<— That extremely cool decoder ring …
… has no relevance to this post.
I simply love it and had to share (thanks to Cynthia Reese).
I’ve talked before about the impending e-pocalypse, which some publishers and writers seem to think is the end-of-publishing, and have stated my hearty opinion that young people will lead the way with this e-revolution in books.
But it appears that even my rabid optimism wasn’t fast enough to keep up with the changing world. I was recently approached by a representative of Sesame Street’s e-bookstore, wanting to place advertising on Ink Spells, and have Ink Spells become an affilliate promoting their e-books. While I have nothing against advertising, it didn’t fit with Ink Spells mission and so I declined. I was fascinated, however, by this innovation in children’s books. With the tag-line “Elmo loves his e-books!” here is Sesame Street leveraging their brand to get children to read on the computer. While some might object to more screen time for wee ones, I think any time children are reading, it’s a good thing. For those who think that e-books are a passing fad, I give you the future: children raised on e-picture-books.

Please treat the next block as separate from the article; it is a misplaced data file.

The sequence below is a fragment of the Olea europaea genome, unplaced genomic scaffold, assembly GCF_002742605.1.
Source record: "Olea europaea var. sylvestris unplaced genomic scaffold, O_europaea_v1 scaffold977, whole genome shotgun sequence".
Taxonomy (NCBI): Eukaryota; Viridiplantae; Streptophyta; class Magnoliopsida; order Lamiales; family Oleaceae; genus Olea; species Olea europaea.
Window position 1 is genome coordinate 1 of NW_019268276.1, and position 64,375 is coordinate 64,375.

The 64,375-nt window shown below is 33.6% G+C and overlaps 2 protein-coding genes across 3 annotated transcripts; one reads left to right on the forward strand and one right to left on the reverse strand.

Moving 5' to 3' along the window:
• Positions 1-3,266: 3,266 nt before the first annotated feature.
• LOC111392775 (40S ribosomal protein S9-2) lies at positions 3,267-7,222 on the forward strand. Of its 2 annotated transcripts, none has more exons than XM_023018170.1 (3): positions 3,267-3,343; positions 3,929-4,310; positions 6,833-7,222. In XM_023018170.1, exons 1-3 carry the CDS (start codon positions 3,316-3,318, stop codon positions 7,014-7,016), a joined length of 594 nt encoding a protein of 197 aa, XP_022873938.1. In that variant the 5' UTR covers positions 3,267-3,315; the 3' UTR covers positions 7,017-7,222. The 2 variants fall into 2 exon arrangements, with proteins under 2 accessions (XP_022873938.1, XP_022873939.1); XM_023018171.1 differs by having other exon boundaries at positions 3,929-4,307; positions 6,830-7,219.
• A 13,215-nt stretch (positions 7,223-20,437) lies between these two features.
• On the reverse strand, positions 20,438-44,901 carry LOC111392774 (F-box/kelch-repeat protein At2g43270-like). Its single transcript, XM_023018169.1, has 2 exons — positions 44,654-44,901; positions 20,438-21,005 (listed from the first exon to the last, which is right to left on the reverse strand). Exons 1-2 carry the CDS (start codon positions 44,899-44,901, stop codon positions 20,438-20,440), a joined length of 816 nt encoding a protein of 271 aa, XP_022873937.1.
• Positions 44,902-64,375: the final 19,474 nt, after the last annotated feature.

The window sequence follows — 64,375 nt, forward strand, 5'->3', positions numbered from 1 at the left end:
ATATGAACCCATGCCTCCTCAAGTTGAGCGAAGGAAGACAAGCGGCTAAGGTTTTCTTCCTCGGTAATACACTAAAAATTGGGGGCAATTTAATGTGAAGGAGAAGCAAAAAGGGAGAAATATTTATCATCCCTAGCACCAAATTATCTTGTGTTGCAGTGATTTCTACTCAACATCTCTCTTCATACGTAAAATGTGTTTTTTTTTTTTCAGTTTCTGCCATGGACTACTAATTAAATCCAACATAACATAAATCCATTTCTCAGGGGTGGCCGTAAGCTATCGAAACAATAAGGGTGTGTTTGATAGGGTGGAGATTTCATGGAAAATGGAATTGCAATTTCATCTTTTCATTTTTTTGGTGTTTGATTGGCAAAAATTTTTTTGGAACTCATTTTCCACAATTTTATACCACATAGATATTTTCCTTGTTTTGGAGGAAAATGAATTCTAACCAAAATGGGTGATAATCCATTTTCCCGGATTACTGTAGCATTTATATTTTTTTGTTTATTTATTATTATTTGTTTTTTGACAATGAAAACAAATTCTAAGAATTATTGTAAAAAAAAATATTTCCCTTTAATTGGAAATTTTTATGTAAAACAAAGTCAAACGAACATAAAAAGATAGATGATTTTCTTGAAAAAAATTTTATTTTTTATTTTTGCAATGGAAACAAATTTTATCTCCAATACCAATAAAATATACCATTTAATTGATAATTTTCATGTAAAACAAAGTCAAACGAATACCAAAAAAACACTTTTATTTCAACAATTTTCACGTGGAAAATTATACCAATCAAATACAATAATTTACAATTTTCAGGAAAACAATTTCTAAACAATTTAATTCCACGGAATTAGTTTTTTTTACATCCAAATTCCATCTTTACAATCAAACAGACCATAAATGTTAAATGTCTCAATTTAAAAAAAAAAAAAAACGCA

Then, along comes Random House with what I consider to be the true opening salvo in the children’s e-book revolution: Magic Tree House e-books. For those of you who don’t know about the Magic Tree House series, it’s a beloved children’s chapter book series (70 million copies sold). We own all 43 titles and have read them multiple times through all three of my boys. That these books – the quintessential children’s paper book – have been released in e-book format says that someone at Random House believes that children will soon be taking their first steps into chapter books on nooks, iPads, Kindles or computers.
The argument I’ve heard against children’s e-books has primarily been that parents won’t buy e-readers for their children – they are too expensive, or too delicate, and parents will be too afraid that children will damage them. This argument doesn’t carry much water for me: kids handle all kinds of electronic devices every day.
If they can handle this: